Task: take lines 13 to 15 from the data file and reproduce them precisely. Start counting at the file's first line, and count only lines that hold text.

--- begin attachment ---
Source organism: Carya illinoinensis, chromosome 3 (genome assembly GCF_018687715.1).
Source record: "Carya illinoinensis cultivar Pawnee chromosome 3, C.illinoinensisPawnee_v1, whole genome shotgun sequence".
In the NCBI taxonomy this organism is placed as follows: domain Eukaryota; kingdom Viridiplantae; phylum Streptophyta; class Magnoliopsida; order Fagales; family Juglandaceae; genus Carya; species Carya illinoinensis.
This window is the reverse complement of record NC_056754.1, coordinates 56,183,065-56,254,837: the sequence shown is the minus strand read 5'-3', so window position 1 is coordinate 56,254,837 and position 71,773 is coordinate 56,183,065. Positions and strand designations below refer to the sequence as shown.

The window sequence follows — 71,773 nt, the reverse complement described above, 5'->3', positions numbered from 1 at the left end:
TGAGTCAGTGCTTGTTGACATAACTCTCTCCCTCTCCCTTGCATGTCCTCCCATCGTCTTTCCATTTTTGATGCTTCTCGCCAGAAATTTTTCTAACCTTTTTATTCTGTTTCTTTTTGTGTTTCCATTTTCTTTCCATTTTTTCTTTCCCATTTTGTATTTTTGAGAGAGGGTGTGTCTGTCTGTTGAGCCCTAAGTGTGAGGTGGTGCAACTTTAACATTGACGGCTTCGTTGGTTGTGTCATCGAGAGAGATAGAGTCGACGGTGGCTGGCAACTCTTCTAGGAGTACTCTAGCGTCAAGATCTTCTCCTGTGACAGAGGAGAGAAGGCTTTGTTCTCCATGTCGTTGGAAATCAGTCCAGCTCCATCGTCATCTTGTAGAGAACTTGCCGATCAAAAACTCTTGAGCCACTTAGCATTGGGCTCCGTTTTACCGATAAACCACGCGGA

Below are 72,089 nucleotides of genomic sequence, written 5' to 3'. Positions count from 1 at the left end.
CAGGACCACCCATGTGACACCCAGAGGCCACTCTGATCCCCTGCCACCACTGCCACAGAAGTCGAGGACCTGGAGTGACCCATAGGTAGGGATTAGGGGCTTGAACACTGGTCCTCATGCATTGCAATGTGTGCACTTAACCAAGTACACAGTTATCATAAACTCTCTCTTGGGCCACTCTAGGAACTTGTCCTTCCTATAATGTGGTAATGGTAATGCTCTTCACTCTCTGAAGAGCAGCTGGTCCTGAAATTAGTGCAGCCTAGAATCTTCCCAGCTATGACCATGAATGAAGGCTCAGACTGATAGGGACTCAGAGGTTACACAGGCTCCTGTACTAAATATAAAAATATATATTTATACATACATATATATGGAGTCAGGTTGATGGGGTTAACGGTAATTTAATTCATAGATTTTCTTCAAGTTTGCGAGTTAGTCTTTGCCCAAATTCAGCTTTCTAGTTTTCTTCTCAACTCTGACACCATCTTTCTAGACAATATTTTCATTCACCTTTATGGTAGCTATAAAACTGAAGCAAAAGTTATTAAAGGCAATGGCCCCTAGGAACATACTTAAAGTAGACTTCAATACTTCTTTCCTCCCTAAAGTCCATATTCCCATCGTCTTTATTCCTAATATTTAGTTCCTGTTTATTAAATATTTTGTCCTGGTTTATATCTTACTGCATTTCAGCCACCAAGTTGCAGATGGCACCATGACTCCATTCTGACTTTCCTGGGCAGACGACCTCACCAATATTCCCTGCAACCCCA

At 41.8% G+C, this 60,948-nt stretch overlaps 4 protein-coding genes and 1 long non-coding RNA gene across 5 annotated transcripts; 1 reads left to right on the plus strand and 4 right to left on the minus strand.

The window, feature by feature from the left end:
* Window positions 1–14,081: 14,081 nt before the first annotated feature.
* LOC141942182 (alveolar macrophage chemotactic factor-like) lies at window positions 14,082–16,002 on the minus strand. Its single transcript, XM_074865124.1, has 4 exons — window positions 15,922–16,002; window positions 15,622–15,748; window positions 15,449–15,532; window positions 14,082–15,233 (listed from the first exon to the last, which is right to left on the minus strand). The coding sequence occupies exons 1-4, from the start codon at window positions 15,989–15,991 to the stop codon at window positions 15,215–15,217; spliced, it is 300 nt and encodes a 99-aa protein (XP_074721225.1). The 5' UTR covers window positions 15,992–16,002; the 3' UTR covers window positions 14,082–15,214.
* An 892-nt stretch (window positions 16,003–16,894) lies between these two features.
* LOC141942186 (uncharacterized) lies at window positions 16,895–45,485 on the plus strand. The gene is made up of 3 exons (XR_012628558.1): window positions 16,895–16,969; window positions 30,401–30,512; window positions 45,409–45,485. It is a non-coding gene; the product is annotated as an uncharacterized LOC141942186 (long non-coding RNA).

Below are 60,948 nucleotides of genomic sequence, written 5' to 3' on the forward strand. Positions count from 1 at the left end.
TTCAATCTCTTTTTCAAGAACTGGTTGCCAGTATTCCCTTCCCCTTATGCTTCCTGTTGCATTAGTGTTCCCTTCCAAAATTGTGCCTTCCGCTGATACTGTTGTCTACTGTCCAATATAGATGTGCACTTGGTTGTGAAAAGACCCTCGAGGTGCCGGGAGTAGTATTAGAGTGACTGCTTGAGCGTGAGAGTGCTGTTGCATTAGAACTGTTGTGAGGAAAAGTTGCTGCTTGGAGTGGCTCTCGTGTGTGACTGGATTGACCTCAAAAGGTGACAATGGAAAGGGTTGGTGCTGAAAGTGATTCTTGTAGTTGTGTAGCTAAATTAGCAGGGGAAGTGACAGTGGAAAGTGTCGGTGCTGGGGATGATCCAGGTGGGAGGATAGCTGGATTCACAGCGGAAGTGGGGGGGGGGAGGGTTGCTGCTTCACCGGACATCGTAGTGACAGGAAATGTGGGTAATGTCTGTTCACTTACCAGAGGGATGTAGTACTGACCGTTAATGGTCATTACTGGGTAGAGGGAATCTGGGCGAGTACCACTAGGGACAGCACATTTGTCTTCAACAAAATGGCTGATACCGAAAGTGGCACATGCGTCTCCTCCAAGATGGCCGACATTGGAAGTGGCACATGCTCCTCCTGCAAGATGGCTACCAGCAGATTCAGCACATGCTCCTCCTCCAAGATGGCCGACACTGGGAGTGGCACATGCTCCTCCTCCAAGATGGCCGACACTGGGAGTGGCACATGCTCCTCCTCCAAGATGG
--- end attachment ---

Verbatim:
* An 892-nt stretch (window positions 16,003–16,894) lies between these two features.
* LOC141942186 (uncharacterized) lies at window positions 16,895–45,485 on the plus strand. The gene is made up of 3 exons (XR_012628558.1): window positions 16,895–16,969; window positions 30,401–30,512; window positions 45,409–45,485. It is a non-coding gene; the product is annotated as an uncharacterized LOC141942186 (long non-coding RNA).

Below are 60,948 nucleotides of genomic sequence, written 5' to 3' on the forward strand. Positions count from 1 at the left end.